Rise to prominence

The term Monera became well established in the 20s and 30s when to rightfully increase the importance of the difference between species with a nucleus and without, In 1925, Édouard Chatton divided all living organisms into two empires Prokaryotes and Eukaryotes: the Kingdom Monera being the sole member of the Prokaryotes empire.[23]

The anthropic importance of the crown group of animals, plants and fungi was hard to depose; consequently, several other megaclassification schemes ignored on the empire rank but maintained the kingdom Monera consisting of bacteria, such Copeland in 1938 and Whittaker in 1969.[7][24] The latter classification system was widely followed, in which Robert Whittaker proposed a five kingdom system for classification of living organisms.[24] Whittaker's system placed most single celled organisms into either the prokaryotic Monera or the eukaryotic Protista. The other three kingdoms in his system were the eukaryotic Fungi, Animalia, and Plantae. Whittaker, however, did not believe that all his kingdoms were monophyletic.[25] Whittaker subdivided the kingdom into two branches containing several phyla:

Alternative commonly followed subdivision systems were based on Gram stains. This culminated in the Gibbons and Murray classification of 1978:[26]

  • Gracilicutes (gram negative)
    • Photobacteria (photosynthetic): class Oxyphotobacteriae (water as electron acceptor, includes the order Cyanobacteriales = blue green algae, now phylum Cyanobacteria) and class Anoxyphotobacteriae (anaerobic phototrophs, orders: Rhodospirillales and Chlorobiales
    • Scotobacteria (non-photosynthetic, now the Proteobacteria and other gram negative nonphotosynthetic phyla)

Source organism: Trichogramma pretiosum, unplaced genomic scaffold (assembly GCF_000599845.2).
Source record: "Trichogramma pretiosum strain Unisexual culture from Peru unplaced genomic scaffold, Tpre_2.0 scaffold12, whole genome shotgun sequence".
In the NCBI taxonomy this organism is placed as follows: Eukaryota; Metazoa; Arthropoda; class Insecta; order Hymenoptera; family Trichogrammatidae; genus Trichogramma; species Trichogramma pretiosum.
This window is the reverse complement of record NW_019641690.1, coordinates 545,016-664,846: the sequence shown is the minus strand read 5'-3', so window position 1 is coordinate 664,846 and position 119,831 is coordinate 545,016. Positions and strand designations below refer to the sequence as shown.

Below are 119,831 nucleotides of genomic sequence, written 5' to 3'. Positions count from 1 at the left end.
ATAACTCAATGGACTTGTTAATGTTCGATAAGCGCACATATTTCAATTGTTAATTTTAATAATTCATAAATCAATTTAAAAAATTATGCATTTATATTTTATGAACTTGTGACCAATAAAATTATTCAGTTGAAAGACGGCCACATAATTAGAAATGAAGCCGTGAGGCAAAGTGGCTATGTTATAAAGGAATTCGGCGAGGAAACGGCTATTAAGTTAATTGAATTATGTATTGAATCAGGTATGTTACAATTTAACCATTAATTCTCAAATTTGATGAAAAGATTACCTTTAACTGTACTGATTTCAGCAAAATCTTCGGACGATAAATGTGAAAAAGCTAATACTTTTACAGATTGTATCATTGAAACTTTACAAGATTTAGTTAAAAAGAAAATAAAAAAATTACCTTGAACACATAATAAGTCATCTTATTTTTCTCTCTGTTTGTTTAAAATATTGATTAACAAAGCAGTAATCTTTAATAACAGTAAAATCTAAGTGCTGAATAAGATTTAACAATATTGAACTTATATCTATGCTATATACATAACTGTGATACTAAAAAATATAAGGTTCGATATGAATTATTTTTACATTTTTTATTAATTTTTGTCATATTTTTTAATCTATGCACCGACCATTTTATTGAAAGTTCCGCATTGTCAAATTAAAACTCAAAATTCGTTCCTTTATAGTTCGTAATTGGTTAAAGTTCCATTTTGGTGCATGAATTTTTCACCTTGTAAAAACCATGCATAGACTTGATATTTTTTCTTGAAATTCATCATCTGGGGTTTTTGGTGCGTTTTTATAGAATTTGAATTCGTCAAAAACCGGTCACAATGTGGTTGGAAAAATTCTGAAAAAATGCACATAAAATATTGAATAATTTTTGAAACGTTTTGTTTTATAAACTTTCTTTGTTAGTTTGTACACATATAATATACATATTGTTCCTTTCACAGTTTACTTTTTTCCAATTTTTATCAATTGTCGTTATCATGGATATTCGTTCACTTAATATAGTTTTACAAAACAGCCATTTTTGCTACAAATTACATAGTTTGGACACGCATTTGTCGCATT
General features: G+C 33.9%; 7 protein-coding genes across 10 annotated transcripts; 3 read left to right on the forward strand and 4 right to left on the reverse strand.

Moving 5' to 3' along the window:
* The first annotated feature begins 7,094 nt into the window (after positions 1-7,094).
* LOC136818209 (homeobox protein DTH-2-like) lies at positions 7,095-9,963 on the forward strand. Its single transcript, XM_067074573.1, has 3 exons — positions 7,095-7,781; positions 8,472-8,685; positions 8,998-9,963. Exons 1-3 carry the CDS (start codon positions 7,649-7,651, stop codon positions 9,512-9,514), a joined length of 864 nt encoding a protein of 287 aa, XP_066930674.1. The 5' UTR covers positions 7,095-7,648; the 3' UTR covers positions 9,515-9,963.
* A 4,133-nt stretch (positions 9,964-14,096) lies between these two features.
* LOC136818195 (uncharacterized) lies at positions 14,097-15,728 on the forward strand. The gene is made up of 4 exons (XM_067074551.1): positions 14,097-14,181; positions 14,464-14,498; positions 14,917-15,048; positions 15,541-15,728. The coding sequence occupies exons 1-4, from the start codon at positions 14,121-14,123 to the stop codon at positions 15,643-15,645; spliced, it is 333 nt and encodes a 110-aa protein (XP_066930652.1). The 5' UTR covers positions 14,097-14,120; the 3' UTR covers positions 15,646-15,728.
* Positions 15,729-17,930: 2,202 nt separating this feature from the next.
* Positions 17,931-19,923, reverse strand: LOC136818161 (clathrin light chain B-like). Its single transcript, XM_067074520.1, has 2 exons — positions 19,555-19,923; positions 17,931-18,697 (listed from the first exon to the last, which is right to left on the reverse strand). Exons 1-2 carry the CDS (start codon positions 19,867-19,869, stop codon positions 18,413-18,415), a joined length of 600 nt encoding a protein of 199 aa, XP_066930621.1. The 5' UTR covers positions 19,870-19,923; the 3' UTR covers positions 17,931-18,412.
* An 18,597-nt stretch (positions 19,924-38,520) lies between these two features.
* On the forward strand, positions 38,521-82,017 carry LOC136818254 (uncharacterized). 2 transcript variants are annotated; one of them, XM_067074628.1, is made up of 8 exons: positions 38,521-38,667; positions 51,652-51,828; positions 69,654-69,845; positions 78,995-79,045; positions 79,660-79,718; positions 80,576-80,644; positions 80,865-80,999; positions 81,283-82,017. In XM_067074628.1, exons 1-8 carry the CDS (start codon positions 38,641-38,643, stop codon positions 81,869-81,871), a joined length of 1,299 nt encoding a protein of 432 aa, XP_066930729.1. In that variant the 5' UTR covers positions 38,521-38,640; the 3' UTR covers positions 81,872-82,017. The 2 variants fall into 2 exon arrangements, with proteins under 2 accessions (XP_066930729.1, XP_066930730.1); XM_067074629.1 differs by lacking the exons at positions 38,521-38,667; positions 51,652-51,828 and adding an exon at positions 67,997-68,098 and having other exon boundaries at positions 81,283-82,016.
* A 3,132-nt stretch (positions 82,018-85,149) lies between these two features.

• Firmacutes [sic] (gram positive, subsequently corrected to Firmicutes[27])
    • several orders such as Bacillales and Actinomycetales (now in the phylum Actinobacteria)
  • Mollicutes (gram variable, e.g. Mycoplasma)
  • Mendocutes (uneven gram stain, "methanogenic bacteria" now known as the Archaea)

Three-domain system

In 1977, a PNAS paper by Carl Woese and George Fox demonstrated that the archaea (initially called archaebacteria) are not significantly closer in relationship to the bacteria than they are to eukaryotes. The paper received front-page coverage in The New York Times,[28] and great controversy initially. The conclusions have since become accepted, leading to replacement of the kingdom Monera with the two domains Bacteria and Archaea.[25][29] A minority of scientists, including Thomas Cavalier-Smith, continue to reject the widely accepted division between these two groups. Cavalier-Smith has published classifications in which the archaebacteria are part of a subkingdom of the Kingdom Bacteria.[30]

Blue-green algae

Although it was generally accepted that one could distinguish prokaryotes from eukaryotes on the basis of the presence of a nucleus, mitosis versus binary fission as a way of reproducing, size, and other traits, the monophyly of the kingdom Monera (or for that matter, whether classification should be according to phylogeny) was controversial for many decades. Although distinguishing between prokaryotes from eukaryotes as a fundamental distinction is often credited to a 1937 paper by Édouard Chatton (little noted until 1962), he did not emphasize this distinction more than other biologists of his era.[25] Roger Stanier and C. B. van Niel believed that the bacteria (a term which at the time did not include blue-green algae) and the blue-green algae had a single origin, a conviction that culminated in Stanier writing in a letter in 1970, "I think it is now quite evident that the blue-green algae are not distinguishable from bacteria by any fundamental feature of their cellular organization".[31] Other researchers, such as E. G. Pringsheim writing in 1949, suspected separate origins for bacteria and blue-green algae. In 1974, the influential Bergey's Manual published a new edition coining the term cyanobacteria to refer to what had been called blue-green algae, marking the acceptance of this group within the Monera.[25]